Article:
If you try to get any of your writing published, you soon learn that there are a lot of con artists in the industry. They pretend to be agents or publishers, but in fact they make their money by charging fees to would-be authors, not by selling book rights to publishers or books to the public.
Preditors and Editors is the best-known site which looks into these scammers. Preditors & Editors gives a rating of ‘Not Recommended’ to any publisher or distributor who “charges a reading fee, regardless of nomenclature.” They give the same rating to any agent who “charges a fee up front, regardless of nomenclature or reason.”
And yet it seems to be standard practice for writing competitions to charge a fee for entries.
It seems that the main difference between writing competitions on the one hand, and scamming pseudo-publishers or -agents on the other, is that the people who end up with the money from writing competitions aren’t making their living by doing so. In fact often the money goes to non-profit organisations.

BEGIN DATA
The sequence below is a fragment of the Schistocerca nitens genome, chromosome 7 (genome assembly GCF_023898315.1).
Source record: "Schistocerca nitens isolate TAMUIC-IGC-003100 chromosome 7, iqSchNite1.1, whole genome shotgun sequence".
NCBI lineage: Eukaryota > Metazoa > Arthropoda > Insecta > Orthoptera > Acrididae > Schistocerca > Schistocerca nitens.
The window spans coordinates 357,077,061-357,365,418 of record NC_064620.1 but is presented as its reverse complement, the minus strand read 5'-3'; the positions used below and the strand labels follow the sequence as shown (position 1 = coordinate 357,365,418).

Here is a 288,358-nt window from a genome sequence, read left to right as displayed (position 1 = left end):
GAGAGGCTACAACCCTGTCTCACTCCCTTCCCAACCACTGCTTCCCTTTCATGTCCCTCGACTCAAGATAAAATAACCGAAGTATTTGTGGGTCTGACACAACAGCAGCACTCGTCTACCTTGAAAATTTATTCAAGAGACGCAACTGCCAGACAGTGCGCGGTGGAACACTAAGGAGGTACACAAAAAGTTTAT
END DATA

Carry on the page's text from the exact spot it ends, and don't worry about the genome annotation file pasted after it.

However I’m not sure that’s enough to make fees for writing competitions OK. The argument that no one’s making a living charging fees seems to be implying that amateur cons aren’t cons at all.
I have some sympathy with fees as fund-raisers for non-profits. However the fees aren’t presented as a form of donation to a good cause. Entry fees are standard practice regardless of who’s running the competition. Further, it’s almost never stated upfront who ends up with the money, as would happen with a genuine fund-raiser (“buy a ticket so that Crosstown Hospital can get a new kidney machine”), you don’t seem to be able to claim the fee as a donation for tax, and so on.
In short, it seems to me that competitions are judged by a different standard, without any obvious good reason.